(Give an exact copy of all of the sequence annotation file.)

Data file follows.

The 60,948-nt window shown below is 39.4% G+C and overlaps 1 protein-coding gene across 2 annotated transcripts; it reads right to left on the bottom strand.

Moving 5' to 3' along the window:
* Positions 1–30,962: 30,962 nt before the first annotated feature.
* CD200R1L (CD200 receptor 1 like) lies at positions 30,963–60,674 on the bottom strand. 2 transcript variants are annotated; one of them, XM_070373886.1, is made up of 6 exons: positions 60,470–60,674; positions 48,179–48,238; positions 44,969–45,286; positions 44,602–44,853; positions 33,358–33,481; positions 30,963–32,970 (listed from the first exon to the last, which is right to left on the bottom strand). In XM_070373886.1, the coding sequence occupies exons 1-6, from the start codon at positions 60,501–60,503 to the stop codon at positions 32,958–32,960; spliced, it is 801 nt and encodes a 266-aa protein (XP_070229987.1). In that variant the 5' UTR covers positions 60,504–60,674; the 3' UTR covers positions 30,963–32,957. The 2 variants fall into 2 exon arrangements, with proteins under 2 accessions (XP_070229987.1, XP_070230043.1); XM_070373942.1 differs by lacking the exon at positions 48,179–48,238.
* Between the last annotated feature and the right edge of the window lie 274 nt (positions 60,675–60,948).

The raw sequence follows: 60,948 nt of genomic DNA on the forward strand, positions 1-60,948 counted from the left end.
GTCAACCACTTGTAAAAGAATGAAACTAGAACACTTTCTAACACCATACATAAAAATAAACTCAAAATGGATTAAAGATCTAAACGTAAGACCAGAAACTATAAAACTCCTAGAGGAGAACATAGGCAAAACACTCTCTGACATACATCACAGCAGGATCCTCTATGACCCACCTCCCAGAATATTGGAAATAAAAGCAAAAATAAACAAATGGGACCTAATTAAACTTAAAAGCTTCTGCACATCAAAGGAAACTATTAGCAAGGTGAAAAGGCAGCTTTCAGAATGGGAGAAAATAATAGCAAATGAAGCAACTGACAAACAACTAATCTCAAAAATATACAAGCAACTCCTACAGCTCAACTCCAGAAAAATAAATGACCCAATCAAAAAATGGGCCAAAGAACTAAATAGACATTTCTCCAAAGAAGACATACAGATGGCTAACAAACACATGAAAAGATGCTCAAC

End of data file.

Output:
The 60,948-nt window shown below is 39.4% G+C and overlaps 1 protein-coding gene across 2 annotated transcripts; it reads right to left on the bottom strand.

Moving 5' to 3' along the window:
* Positions 1–30,962: 30,962 nt before the first annotated feature.
* CD200R1L (CD200 receptor 1 like) lies at positions 30,963–60,674 on the bottom strand. 2 transcript variants are annotated; one of them, XM_070373886.1, is made up of 6 exons: positions 60,470–60,674; positions 48,179–48,238; positions 44,969–45,286; positions 44,602–44,853; positions 33,358–33,481; positions 30,963–32,970 (listed from the first exon to the last, which is right to left on the bottom strand). In XM_070373886.1, the coding sequence occupies exons 1-6, from the start codon at positions 60,501–60,503 to the stop codon at positions 32,958–32,960; spliced, it is 801 nt and encodes a 266-aa protein (XP_070229987.1). In that variant the 5' UTR covers positions 60,504–60,674; the 3' UTR covers positions 30,963–32,957. The 2 variants fall into 2 exon arrangements, with proteins under 2 accessions (XP_070229987.1, XP_070230043.1); XM_070373942.1 differs by lacking the exon at positions 48,179–48,238.
* Between the last annotated feature and the right edge of the window lie 274 nt (positions 60,675–60,948).

The raw sequence follows: 60,948 nt of genomic DNA on the forward strand, positions 1-60,948 counted from the left end.
GTCAACCACTTGTAAAAGAATGAAACTAGAACACTTTCTAACACCATACATAAAAATAAACTCAAAATGGATTAAAGATCTAAACGTAAGACCAGAAACTATAAAACTCCTAGAGGAGAACATAGGCAAAACACTCTCTGACATACATCACAGCAGGATCCTCTATGACCCACCTCCCAGAATATTGGAAATAAAAGCAAAAATAAACAAATGGGACCTAATTAAACTTAAAAGCTTCTGCACATCAAAGGAAACTATTAGCAAGGTGAAAAGGCAGCTTTCAGAATGGGAGAAAATAATAGCAAATGAAGCAACTGACAAACAACTAATCTCAAAAATATACAAGCAACTCCTACAGCTCAACTCCAGAAAAATAAATGACCCAATCAAAAAATGGGCCAAAGAACTAAATAGACATTTCTCCAAAGAAGACATACAGATGGCTAACAAACACATGAAAAGATGCTCAAC